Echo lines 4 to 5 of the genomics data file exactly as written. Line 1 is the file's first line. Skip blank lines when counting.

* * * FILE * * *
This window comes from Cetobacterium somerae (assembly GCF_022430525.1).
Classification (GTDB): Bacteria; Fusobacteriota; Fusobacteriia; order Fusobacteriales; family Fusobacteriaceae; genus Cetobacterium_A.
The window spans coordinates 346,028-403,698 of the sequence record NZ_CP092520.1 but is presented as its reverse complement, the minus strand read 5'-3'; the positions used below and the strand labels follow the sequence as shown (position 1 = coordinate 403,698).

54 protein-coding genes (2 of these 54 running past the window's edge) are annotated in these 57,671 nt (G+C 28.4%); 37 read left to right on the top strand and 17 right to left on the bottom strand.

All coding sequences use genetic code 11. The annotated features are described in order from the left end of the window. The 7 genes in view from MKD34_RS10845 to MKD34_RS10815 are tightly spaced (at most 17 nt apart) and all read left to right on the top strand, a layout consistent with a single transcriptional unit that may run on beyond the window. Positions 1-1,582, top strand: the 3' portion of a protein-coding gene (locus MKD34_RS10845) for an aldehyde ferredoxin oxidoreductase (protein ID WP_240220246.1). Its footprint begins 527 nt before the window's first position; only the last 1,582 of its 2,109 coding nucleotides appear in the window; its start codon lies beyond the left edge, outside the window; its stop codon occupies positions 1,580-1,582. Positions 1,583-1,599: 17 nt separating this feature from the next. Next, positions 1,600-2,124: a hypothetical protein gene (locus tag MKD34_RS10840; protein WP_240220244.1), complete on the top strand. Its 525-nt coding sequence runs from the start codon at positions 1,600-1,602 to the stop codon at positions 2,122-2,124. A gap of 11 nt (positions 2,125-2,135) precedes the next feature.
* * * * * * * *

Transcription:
54 protein-coding genes (2 of these 54 running past the window's edge) are annotated in these 57,671 nt (G+C 28.4%); 37 read left to right on the top strand and 17 right to left on the bottom strand.

All coding sequences use genetic code 11. The annotated features are described in order from the left end of the window. The 7 genes in view from MKD34_RS10845 to MKD34_RS10815 are tightly spaced (at most 17 nt apart) and all read left to right on the top strand, a layout consistent with a single transcriptional unit that may run on beyond the window. Positions 1-1,582, top strand: the 3' portion of a protein-coding gene (locus MKD34_RS10845) for an aldehyde ferredoxin oxidoreductase (protein ID WP_240220246.1). Its footprint begins 527 nt before the window's first position; only the last 1,582 of its 2,109 coding nucleotides appear in the window; its start codon lies beyond the left edge, outside the window; its stop codon occupies positions 1,580-1,582. Positions 1,583-1,599: 17 nt separating this feature from the next. Next, positions 1,600-2,124: a hypothetical protein gene (locus tag MKD34_RS10840; protein WP_240220244.1), complete on the top strand. Its 525-nt coding sequence runs from the start codon at positions 1,600-1,602 to the stop codon at positions 2,122-2,124. A gap of 11 nt (positions 2,125-2,135) precedes the next feature.